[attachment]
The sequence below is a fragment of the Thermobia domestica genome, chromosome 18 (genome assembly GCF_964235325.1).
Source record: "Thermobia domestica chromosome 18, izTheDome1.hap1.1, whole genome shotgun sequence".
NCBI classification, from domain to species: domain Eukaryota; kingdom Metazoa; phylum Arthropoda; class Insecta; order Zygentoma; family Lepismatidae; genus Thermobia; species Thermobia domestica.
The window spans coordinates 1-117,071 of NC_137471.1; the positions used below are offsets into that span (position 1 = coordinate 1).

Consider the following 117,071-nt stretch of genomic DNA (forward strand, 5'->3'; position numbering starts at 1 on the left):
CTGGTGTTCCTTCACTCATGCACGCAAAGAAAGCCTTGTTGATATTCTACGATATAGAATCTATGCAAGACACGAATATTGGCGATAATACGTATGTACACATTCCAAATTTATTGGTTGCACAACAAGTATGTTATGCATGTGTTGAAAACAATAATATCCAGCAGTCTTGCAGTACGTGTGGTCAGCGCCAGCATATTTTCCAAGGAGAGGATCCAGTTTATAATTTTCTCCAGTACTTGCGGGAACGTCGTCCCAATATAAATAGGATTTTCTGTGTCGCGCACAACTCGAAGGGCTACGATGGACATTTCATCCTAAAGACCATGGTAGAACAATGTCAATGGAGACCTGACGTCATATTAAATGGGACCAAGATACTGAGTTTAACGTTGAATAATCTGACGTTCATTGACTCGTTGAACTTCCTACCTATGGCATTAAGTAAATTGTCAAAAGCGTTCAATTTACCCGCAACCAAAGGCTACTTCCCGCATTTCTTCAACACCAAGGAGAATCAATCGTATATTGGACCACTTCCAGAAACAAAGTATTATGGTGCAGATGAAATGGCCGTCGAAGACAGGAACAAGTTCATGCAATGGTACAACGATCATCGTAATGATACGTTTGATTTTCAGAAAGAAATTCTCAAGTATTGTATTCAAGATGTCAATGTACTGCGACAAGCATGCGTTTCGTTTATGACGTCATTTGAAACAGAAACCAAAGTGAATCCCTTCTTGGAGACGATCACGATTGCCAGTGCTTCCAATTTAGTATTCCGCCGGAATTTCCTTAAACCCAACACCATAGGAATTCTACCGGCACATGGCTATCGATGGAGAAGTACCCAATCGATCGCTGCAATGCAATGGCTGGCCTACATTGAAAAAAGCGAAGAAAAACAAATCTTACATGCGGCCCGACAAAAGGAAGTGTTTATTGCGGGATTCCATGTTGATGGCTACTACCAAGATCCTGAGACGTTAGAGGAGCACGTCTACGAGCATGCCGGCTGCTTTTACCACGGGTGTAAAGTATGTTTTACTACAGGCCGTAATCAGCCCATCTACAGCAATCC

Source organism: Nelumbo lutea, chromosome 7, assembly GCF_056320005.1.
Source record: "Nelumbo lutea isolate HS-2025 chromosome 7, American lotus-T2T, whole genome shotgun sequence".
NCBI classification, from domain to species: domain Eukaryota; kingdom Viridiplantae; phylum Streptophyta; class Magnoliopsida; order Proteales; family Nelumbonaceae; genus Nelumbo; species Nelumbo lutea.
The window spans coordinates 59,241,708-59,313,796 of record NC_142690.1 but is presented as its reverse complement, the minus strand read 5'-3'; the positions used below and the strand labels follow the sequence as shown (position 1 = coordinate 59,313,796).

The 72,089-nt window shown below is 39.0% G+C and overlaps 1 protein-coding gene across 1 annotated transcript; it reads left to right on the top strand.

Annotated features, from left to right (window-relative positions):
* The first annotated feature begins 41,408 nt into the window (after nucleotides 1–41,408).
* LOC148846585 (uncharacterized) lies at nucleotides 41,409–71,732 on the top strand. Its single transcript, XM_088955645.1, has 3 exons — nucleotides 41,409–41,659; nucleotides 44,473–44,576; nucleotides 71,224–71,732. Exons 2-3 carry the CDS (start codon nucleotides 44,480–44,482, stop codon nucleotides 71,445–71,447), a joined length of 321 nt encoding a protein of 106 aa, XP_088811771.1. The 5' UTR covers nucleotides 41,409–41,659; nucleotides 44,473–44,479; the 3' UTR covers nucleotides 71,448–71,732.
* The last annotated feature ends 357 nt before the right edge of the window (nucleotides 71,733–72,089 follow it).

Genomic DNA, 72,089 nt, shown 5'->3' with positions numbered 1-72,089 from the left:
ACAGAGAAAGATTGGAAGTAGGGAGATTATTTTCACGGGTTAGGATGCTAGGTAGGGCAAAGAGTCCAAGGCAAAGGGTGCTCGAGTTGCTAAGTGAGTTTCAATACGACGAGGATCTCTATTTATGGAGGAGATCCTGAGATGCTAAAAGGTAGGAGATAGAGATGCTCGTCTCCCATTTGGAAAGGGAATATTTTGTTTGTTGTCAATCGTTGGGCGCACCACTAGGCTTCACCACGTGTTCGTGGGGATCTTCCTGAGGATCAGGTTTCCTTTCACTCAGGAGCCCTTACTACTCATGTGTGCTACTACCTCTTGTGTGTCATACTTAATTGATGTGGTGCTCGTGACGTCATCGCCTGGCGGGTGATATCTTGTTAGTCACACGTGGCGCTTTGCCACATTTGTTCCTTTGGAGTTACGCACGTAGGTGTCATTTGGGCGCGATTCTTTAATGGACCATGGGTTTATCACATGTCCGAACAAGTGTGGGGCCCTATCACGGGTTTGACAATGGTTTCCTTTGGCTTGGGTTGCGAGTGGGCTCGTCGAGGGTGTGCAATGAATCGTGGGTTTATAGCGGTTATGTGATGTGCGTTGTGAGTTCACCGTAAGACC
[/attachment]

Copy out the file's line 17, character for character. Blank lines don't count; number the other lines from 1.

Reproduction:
ACAGAGAAAGATTGGAAGTAGGGAGATTATTTTCACGGGTTAGGATGCTAGGTAGGGCAAAGAGTCCAAGGCAAAGGGTGCTCGAGTTGCTAAGTGAGTTTCAATACGACGAGGATCTCTATTTATGGAGGAGATCCTGAGATGCTAAAAGGTAGGAGATAGAGATGCTCGTCTCCCATTTGGAAAGGGAATATTTTGTTTGTTGTCAATCGTTGGGCGCACCACTAGGCTTCACCACGTGTTCGTGGGGATCTTCCTGAGGATCAGGTTTCCTTTCACTCAGGAGCCCTTACTACTCATGTGTGCTACTACCTCTTGTGTGTCATACTTAATTGATGTGGTGCTCGTGACGTCATCGCCTGGCGGGTGATATCTTGTTAGTCACACGTGGCGCTTTGCCACATTTGTTCCTTTGGAGTTACGCACGTAGGTGTCATTTGGGCGCGATTCTTTAATGGACCATGGGTTTATCACATGTCCGAACAAGTGTGGGGCCCTATCACGGGTTTGACAATGGTTTCCTTTGGCTTGGGTTGCGAGTGGGCTCGTCGAGGGTGTGCAATGAATCGTGGGTTTATAGCGGTTATGTGATGTGCGTTGTGAGTTCACCGTAAGACC